The cannula 2 was made from extra-thin wall, 16 gauge stainless steel tubing. Two mandrels were used to shape the cannula output end 2 b. The first mandrel was formed by cutting a piece of 0.010 inch thick stainless steel shim stock in a triangle shape having a width of about 0.080 inches and a length of about 0.50 inches. The second mandrel was formed by cutting a piece of 0.006 inch thick stainless steel shim stock in a triangle shape having a width of about 0.125 inches and a length of about 0.50 inches.
The stainless steel tubing was cut to a desired length (e.g. 2.5 inches). While turning the tube in a lathe, one end (hereinafter referred to the prepared end, which will form the output end 2 b of the cannula 2) of the tube was squared using a fine pitch file. The edge of the cut was blended to about ¼ to ⅓ of the wall thickness. A 600 grit (wet-or-dry) sandpaper was used to polish the prepared end (about 0.25 inches) of the tube. The tube was then removed from the lathe and the inside of the prepared end was manually deburred with a sharp blade. A torch was used to heat the prepared end of the tube to an orange color (about ¼ to ⅜ inch), which was then allowed to cool slowly. The softened steel turned a dull blue-gray color (where a shiny surface may be restored by lightly sanding the gray area with 600 grit wet-or-dry sandpaper).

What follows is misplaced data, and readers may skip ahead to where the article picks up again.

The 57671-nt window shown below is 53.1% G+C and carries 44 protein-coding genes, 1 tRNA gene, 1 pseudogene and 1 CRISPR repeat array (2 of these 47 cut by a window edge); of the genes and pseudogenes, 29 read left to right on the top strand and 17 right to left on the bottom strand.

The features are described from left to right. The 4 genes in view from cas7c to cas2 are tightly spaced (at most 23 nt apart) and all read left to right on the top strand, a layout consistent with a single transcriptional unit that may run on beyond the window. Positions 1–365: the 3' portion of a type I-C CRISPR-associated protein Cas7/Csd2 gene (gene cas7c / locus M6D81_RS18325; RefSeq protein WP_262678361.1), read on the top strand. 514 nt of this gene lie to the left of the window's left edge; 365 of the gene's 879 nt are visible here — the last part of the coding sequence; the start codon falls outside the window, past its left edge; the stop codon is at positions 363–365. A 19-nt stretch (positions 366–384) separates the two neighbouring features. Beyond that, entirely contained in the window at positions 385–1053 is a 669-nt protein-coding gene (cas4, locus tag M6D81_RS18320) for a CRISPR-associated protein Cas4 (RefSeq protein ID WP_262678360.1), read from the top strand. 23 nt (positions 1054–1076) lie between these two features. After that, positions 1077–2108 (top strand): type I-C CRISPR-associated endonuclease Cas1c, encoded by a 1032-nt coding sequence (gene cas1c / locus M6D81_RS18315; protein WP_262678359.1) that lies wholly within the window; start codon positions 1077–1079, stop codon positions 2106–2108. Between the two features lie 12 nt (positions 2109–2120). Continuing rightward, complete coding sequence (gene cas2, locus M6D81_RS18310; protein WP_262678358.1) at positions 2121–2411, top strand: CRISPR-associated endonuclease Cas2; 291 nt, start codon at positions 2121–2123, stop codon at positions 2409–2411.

The 0.010 inch mandrel was pushed into the prepared end of the tube. About 0.150 inch of the prepared end of the tube was placed into the jaws of a precision machinists vise, with the mandrel parallel to the jaws of the vise. The vise was slowly tightened to crush the tube onto the 0.010 inch mandrel. The tube was removed from the vice, and the 0.010 inch mandrel was removed from the tube. The 0.006 inch mandrel was then inserted firmly into the prepared end of the tube. The tube was placed into the jaws of the vise in the same position as before, and crushed onto the 0.006 inch mandrel. The 0.006 inch mandrel was removed from the tube end. Using two different mandrels of different thicknesses in two different crushing steps helps prevent crumpling of the tube's edges.